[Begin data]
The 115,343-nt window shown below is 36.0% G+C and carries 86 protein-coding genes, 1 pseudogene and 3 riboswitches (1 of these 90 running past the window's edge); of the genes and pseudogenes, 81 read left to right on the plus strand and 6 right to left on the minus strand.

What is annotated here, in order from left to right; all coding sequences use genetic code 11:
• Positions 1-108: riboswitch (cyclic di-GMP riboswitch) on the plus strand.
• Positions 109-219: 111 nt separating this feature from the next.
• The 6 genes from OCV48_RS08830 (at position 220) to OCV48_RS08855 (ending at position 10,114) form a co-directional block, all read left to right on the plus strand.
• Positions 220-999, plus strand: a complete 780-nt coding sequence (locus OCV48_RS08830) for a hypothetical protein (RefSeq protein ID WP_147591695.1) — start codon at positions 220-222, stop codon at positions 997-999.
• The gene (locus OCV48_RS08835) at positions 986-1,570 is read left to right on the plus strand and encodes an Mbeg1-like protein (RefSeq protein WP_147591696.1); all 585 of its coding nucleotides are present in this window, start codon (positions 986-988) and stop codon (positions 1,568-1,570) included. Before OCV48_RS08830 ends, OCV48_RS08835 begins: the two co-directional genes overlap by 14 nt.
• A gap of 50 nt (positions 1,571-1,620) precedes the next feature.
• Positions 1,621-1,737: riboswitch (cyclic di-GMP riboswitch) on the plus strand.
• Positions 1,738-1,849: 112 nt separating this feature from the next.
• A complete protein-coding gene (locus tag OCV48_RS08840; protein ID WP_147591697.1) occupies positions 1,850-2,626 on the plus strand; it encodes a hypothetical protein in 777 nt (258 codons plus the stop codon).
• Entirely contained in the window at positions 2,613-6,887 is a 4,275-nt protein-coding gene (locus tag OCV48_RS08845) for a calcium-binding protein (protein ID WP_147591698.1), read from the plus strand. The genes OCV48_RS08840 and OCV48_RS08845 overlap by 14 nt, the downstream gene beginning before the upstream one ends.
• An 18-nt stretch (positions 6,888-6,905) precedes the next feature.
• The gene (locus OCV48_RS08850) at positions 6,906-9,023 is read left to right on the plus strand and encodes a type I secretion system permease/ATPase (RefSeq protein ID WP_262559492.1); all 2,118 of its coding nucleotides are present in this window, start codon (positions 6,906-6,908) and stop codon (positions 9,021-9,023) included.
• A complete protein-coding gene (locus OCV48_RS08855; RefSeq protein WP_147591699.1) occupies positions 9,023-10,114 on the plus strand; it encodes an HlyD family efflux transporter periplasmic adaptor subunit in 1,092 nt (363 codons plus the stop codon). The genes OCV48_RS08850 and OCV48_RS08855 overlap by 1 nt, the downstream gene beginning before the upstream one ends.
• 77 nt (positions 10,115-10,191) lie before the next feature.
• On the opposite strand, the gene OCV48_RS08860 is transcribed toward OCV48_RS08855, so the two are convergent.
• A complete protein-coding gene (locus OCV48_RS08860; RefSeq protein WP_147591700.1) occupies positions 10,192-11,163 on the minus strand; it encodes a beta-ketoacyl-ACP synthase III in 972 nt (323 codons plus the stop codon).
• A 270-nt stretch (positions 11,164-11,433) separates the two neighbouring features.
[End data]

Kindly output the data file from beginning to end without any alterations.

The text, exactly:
The 115,343-nt window shown below is 36.0% G+C and carries 86 protein-coding genes, 1 pseudogene and 3 riboswitches (1 of these 90 running past the window's edge); of the genes and pseudogenes, 81 read left to right on the plus strand and 6 right to left on the minus strand.

What is annotated here, in order from left to right; all coding sequences use genetic code 11:
• Positions 1-108: riboswitch (cyclic di-GMP riboswitch) on the plus strand.
• Positions 109-219: 111 nt separating this feature from the next.
• The 6 genes from OCV48_RS08830 (at position 220) to OCV48_RS08855 (ending at position 10,114) form a co-directional block, all read left to right on the plus strand.
• Positions 220-999, plus strand: a complete 780-nt coding sequence (locus OCV48_RS08830) for a hypothetical protein (RefSeq protein ID WP_147591695.1) — start codon at positions 220-222, stop codon at positions 997-999.
• The gene (locus OCV48_RS08835) at positions 986-1,570 is read left to right on the plus strand and encodes an Mbeg1-like protein (RefSeq protein WP_147591696.1); all 585 of its coding nucleotides are present in this window, start codon (positions 986-988) and stop codon (positions 1,568-1,570) included. Before OCV48_RS08830 ends, OCV48_RS08835 begins: the two co-directional genes overlap by 14 nt.
• A gap of 50 nt (positions 1,571-1,620) precedes the next feature.
• Positions 1,621-1,737: riboswitch (cyclic di-GMP riboswitch) on the plus strand.
• Positions 1,738-1,849: 112 nt separating this feature from the next.
• A complete protein-coding gene (locus tag OCV48_RS08840; protein ID WP_147591697.1) occupies positions 1,850-2,626 on the plus strand; it encodes a hypothetical protein in 777 nt (258 codons plus the stop codon).
• Entirely contained in the window at positions 2,613-6,887 is a 4,275-nt protein-coding gene (locus tag OCV48_RS08845) for a calcium-binding protein (protein ID WP_147591698.1), read from the plus strand. The genes OCV48_RS08840 and OCV48_RS08845 overlap by 14 nt, the downstream gene beginning before the upstream one ends.
• An 18-nt stretch (positions 6,888-6,905) precedes the next feature.
• The gene (locus OCV48_RS08850) at positions 6,906-9,023 is read left to right on the plus strand and encodes a type I secretion system permease/ATPase (RefSeq protein ID WP_262559492.1); all 2,118 of its coding nucleotides are present in this window, start codon (positions 6,906-6,908) and stop codon (positions 9,021-9,023) included.
• A complete protein-coding gene (locus OCV48_RS08855; RefSeq protein WP_147591699.1) occupies positions 9,023-10,114 on the plus strand; it encodes an HlyD family efflux transporter periplasmic adaptor subunit in 1,092 nt (363 codons plus the stop codon). The genes OCV48_RS08850 and OCV48_RS08855 overlap by 1 nt, the downstream gene beginning before the upstream one ends.
• 77 nt (positions 10,115-10,191) lie before the next feature.
• On the opposite strand, the gene OCV48_RS08860 is transcribed toward OCV48_RS08855, so the two are convergent.
• A complete protein-coding gene (locus OCV48_RS08860; RefSeq protein WP_147591700.1) occupies positions 10,192-11,163 on the minus strand; it encodes a beta-ketoacyl-ACP synthase III in 972 nt (323 codons plus the stop codon).
• A 270-nt stretch (positions 11,164-11,433) separates the two neighbouring features.